In my non-knitting life, I work in education and currently a portion of my work involves looking at the systems of support for students with a variety of impairments, including visual. At the same time, I am aging (aren’t we all) and my eyes are not quite as sharp as they once were.
These things, coupled with the issues with Ravelry accessibility, took me down the path of thinking about pattern accessibility. I need to say here, that the brilliant Woolly Wormhead was a big inspiration for me in thinking about what I could and should be trying to do. I also realized that as a new designer, I have the opportunity to start the way I meant to go on, trying to make my patterns visually accessible.
Based on Woolly's recommendation from Woolly Wormhead, I took a short, recorded course taught by Renee Van Hoy, Writing Accessible Patterns the Blind and Print Challenged. She includes in the price of the course, the review of one pattern.
I chose to rework my Falling Leaves Hat, and as of today, it can be bought on Payhip or Ravelry in a low-vision accessible format. With Rene’s help, I was also able to create it in such a way that, it should, work with screen readers.
I won’t give away all of Rene’s tips, but a couple that were easy to implement were to use a sans serif font (which I already did) and 24-point type. More time consuming was writing out the colorwork chart. Stitch Mastery will produce a text version of your chart, but it needs editing to be fully accessible.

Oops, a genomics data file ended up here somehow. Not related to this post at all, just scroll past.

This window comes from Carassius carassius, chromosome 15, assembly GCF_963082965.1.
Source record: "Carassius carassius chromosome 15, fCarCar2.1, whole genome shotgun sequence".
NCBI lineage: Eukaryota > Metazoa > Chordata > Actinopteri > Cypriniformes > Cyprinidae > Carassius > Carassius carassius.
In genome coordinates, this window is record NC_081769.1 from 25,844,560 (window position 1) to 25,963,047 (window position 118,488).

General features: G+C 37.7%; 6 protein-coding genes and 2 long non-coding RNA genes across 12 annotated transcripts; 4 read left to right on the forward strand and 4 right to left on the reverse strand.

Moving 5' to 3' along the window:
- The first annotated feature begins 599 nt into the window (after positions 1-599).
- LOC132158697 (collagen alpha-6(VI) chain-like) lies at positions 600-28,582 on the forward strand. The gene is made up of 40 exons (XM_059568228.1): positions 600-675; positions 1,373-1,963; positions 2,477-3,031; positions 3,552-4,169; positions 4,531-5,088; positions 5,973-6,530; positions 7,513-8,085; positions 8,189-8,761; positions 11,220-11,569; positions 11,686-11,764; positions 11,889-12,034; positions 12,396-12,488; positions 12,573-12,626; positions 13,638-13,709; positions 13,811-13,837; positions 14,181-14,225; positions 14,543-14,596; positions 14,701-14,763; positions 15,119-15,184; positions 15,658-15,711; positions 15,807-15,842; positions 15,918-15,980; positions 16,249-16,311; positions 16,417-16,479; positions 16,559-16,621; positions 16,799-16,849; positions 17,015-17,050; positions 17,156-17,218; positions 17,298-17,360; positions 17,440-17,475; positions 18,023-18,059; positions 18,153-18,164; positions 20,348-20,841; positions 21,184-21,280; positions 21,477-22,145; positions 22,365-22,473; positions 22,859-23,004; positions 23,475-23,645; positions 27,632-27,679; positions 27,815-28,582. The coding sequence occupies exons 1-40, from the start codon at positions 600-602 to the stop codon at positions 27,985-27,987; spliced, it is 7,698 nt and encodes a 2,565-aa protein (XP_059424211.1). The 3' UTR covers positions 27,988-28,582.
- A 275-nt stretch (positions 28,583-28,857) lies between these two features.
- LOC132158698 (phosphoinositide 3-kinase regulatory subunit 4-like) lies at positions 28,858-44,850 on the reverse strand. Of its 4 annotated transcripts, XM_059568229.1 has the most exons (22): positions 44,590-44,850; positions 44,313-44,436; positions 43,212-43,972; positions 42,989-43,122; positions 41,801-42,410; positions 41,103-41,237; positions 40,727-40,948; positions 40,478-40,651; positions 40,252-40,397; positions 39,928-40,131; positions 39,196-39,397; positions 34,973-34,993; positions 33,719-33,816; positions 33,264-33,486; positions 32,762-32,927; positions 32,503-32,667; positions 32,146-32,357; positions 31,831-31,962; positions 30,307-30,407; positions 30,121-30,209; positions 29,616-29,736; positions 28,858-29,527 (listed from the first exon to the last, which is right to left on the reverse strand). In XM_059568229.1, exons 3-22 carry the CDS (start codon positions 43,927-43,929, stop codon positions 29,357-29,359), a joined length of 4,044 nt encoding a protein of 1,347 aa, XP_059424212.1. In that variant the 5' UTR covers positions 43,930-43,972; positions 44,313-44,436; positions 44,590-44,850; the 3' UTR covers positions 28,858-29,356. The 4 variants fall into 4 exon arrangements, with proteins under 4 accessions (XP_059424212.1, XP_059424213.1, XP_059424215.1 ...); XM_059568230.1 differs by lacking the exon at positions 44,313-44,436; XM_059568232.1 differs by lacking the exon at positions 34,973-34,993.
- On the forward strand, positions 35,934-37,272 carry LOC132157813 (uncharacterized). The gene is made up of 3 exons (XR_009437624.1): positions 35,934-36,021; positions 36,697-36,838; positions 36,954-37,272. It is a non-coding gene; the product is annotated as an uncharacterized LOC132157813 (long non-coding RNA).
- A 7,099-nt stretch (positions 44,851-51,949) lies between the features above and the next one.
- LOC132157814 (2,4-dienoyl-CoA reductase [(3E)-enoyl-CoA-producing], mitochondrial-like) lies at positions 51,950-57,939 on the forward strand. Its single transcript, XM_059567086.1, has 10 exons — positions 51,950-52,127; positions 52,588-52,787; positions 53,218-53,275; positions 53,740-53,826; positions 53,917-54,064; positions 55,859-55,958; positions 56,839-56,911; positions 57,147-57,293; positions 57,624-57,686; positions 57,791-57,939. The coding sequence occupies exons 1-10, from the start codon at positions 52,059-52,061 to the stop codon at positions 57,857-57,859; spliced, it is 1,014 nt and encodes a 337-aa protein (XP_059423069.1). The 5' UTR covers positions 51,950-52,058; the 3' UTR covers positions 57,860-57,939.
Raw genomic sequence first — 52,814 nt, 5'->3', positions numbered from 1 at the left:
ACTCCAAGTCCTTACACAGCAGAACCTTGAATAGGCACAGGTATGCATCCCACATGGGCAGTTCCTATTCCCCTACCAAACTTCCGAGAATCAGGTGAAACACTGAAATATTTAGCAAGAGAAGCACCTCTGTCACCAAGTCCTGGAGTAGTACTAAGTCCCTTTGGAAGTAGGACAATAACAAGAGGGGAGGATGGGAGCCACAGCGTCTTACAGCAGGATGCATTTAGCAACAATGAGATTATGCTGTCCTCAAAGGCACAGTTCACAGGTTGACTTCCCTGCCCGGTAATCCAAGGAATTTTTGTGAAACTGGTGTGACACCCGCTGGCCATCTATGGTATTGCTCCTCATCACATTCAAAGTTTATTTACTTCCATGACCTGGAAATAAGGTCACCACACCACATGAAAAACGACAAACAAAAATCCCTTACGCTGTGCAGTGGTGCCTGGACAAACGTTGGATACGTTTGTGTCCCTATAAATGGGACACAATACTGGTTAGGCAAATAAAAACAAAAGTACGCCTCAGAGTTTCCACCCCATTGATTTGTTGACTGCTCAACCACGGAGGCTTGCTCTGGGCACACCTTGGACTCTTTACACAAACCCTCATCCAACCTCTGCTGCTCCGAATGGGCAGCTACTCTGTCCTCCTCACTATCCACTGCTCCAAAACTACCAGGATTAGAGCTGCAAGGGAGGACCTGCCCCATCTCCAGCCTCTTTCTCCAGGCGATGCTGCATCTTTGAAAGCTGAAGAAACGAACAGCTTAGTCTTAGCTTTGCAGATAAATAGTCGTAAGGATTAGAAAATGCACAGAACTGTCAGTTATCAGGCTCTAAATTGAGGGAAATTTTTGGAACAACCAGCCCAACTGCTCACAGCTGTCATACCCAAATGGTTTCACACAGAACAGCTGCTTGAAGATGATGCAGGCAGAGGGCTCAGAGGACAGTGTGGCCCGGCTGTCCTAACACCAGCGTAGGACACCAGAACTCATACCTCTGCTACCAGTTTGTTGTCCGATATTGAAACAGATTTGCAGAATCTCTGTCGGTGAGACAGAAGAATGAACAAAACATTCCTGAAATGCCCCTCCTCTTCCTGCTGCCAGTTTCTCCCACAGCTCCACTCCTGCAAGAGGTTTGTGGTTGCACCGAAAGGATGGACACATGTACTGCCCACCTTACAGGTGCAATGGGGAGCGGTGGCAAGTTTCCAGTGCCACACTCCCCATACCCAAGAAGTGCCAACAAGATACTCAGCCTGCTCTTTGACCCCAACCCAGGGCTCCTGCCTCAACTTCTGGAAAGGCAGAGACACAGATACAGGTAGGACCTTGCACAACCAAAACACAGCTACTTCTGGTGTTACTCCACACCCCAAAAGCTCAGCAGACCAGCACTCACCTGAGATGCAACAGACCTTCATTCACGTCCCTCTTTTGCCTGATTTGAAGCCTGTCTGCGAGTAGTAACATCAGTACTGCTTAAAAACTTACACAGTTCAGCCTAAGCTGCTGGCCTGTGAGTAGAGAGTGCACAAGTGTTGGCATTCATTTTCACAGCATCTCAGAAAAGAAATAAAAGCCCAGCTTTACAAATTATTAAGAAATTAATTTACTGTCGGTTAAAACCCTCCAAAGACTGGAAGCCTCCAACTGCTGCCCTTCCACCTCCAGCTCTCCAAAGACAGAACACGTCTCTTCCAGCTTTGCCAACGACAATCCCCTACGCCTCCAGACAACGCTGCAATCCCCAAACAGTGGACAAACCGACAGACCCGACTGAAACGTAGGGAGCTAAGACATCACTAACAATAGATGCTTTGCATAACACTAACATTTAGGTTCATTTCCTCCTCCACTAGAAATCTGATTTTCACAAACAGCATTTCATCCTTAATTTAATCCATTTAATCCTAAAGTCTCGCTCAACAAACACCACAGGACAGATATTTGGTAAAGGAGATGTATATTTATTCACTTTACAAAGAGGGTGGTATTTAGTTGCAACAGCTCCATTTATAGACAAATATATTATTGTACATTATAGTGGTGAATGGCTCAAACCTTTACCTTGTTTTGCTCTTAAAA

[This sent me down a rabbit hole of wondering when charts became standard for commercial colorwork patterns. A discussion on Twitter did not really lead to anything conclusive. I would love to hear if you know anything about it.]
But back to the present, the final step was to knit the hat again, from the written instructions. This allowed me to check that they were correct. The picture at the top, shows the hat in Rauma Finnullgarn.
Of course, I would love it if this meant that the pattern got more sales. But even that is not the case, I know this is the "right" thing to do and it's not that much extra work. If I was starting with a new pattern, I would work with a test knitter from the get go, so that testing gets done both with the standard format and the low-vision formant. My next step is to go into my Reversals collection, break it into four individual patterns and create low-vision accessible format versions.
i am not claiming expertise, at all. But if you are thinking about doing this and want to know more about my experience please let me know. And take Rene's wokshop.